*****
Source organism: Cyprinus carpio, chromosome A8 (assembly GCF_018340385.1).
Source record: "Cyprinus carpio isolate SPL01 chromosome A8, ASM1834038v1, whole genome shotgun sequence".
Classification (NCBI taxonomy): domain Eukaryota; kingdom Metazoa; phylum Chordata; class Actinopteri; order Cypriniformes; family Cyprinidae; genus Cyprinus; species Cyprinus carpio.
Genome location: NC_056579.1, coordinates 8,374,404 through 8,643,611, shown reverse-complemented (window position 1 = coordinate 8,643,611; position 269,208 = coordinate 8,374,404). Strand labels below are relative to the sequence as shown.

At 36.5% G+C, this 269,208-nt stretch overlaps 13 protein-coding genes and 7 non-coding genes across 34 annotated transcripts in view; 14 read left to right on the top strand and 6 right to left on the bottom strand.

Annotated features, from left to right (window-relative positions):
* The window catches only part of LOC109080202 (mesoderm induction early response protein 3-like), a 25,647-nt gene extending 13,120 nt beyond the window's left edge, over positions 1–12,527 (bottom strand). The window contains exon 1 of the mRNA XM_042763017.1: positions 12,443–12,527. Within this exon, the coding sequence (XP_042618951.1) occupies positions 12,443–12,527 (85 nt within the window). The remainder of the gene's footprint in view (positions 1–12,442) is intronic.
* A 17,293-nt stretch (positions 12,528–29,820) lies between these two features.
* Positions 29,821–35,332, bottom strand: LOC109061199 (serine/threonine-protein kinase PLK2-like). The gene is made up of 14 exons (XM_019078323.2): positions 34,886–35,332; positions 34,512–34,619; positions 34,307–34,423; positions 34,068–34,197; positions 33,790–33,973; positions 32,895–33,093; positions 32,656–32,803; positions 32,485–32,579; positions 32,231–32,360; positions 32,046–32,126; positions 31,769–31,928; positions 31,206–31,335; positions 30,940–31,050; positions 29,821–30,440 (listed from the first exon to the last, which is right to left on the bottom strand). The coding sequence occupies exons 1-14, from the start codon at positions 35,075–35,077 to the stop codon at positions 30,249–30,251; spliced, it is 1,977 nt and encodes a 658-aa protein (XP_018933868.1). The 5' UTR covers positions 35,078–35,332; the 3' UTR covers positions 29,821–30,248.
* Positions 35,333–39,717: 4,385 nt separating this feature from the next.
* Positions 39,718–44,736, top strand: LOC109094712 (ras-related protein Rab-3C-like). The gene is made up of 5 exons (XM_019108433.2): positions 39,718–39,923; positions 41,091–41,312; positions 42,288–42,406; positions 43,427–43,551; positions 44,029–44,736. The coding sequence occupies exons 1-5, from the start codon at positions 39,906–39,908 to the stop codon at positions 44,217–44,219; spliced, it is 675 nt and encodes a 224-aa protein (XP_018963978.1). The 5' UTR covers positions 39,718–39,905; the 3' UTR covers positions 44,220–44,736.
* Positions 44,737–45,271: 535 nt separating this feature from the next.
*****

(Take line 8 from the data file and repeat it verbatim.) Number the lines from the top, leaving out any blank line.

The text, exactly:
* A 17,293-nt stretch (positions 12,528–29,820) lies between these two features.